First, a response to some of the comments on my choice of Winston over RA. I completely agree that RA is the better quality horse; that he is beautiful, elegant, uncomplicated and light in the contact. He has amazing gaits. He could do FEI level dressage and I'm sure he will. All things being equal, he would have been my choice. However, all things are not equal... RA is prohibitively expensive ($25,000). I would have had to take out a major loan to get him or empty the kid's college fund. Neither one is acceptable. If I had him, I would feel obligated to put him in regular training and do the big shows. I would fuss and worry about him getting hurt. I would guard my investment and stress over every loan payment. If he had a career ending injury, I would never be able to buy another horse. I've been there. It is the way I am when I have an expensive horse. I get stressed. Stressed about money and stressed about progressing. Winston is very affordable. I have the money. He has a great attitude (his ears were never pinned), he's fun, he comes from great dressage lines on his dam's side (the Hanoverian), and he can progress as far as I want to go. If we never get past 2nd level, that's okay with me. If we get to third or fourth, hot dog. I can take Winston camping or on the trail and not worry about him getting scratched up. He's athletic but rugged. And, I've always loved Appys with a white blanket pattern. I think he's stunning in his own way. I am (if all goes well) getting a trail, dressage, mustang, warmblood horse. All things I love...
Saturday while Brett and I were driving home after trying Winston, my cell phone rang. It was Amy, the neighbor taking care of our animals while we were off horse hunting. She was a bit breathless and talking very fast. I didn't catch everything but enough to understand that Bella was hurt. Badly.
Amy had come over to the house to do the afternoon chores. She had put hay in the goat feeder and was getting ready to leave their area when she heard a horrible goat scream. Bella had jumped into the top of the goat hay feeder and then somehow had gotten her leg caught. When she tried to jump out, she hung herself upside down. Amy got her leg unstuck and it instantly gushed blood. Lots and lots of blood. Amy had the good sense to call our vet (we share the same vet), and together with the help of a neighbor, they got the bleeding stopped. It took a lot of direct pressure and a bit of a tourniquet. Amy wrapped the leg and held poor Bella who was weak and in shock from the loss of blood. Amy said she would check on Bella every few hours. We weren't sure if our little jumping goatie girl was going to make it. We were five hours away from home.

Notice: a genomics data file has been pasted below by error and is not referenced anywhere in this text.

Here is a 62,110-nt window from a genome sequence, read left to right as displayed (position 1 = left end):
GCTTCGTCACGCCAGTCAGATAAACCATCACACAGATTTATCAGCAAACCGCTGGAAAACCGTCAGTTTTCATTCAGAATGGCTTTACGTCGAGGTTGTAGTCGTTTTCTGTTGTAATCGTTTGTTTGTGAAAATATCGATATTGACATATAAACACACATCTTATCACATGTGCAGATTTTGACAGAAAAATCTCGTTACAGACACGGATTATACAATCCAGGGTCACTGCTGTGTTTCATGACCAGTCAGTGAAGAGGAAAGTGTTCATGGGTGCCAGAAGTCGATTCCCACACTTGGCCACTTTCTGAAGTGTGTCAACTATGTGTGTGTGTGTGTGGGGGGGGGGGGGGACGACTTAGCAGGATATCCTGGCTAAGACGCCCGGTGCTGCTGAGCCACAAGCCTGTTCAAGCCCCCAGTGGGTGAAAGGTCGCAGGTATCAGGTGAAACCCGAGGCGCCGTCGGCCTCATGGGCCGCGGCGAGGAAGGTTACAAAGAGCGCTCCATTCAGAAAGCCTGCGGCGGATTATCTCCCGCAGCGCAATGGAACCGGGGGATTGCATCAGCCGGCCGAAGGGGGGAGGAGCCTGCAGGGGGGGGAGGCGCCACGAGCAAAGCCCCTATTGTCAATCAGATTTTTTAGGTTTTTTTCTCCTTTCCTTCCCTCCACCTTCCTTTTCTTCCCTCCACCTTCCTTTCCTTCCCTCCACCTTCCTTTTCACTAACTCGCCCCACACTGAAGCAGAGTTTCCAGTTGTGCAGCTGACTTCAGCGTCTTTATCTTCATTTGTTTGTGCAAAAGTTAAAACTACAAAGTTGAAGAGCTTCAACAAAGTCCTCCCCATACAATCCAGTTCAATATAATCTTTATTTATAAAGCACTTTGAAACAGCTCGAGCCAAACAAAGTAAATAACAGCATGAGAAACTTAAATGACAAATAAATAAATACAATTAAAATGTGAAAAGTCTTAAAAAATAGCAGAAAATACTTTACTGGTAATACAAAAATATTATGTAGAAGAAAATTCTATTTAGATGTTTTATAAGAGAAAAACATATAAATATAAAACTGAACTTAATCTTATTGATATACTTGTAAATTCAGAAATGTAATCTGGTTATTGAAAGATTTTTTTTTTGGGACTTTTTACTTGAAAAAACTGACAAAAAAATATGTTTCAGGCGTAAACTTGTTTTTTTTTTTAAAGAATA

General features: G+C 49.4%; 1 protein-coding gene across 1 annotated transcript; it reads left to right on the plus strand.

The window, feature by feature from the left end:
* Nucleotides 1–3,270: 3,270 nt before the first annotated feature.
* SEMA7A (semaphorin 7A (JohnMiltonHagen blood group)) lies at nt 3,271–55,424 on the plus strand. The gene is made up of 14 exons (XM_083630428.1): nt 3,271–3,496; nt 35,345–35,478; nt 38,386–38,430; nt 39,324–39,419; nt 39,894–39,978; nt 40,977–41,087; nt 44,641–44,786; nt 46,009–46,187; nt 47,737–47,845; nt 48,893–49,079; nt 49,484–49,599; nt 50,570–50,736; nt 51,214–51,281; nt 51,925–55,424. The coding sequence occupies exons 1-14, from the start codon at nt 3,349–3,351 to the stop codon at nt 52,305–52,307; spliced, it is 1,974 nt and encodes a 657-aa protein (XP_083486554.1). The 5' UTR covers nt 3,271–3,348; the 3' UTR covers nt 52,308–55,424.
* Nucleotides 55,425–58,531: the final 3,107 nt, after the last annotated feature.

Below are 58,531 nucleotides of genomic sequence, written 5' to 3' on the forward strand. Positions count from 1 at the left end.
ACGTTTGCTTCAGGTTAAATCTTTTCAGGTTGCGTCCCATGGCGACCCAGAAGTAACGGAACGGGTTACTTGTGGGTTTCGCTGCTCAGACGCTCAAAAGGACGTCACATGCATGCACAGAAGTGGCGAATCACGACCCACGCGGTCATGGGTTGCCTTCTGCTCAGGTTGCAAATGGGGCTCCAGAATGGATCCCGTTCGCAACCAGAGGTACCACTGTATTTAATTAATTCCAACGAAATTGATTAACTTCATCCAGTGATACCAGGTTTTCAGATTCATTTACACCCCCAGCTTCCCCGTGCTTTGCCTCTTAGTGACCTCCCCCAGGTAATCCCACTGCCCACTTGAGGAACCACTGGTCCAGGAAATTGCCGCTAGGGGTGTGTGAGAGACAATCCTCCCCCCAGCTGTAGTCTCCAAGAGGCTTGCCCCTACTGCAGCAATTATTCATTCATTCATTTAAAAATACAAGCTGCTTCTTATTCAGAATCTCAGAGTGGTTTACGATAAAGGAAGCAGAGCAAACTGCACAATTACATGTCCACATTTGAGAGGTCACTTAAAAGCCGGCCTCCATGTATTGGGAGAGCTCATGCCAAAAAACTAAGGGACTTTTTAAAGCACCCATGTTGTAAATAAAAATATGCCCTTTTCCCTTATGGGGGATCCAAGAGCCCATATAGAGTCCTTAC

When we got home, we stopped the car on the driveway and checked on Bella before going to the house. We opened the top of the dutch door and Brett shined his flashlight inside. There she was, standing and looking at us. I had been bracing myself for the worst so it was a huge relief to see her standing there.
Sunday morning, Brett went down the mountain and bought supplies to build a hinged lid on the feeder. I sat with Bella for awhile.
When he got home, I changed the dressing on Bella's leg. It wasn't bleeding and, while sore, seemed to be healing well. Amy came over to see Bella and to show us where, exactly, Bella had caught her foot.
As she was leaving, Amy asked if she could come over and check on Bella over the next few days. Since when do guardian angels need permission to visit their charges? Cats have nine lives. Bella has Amy.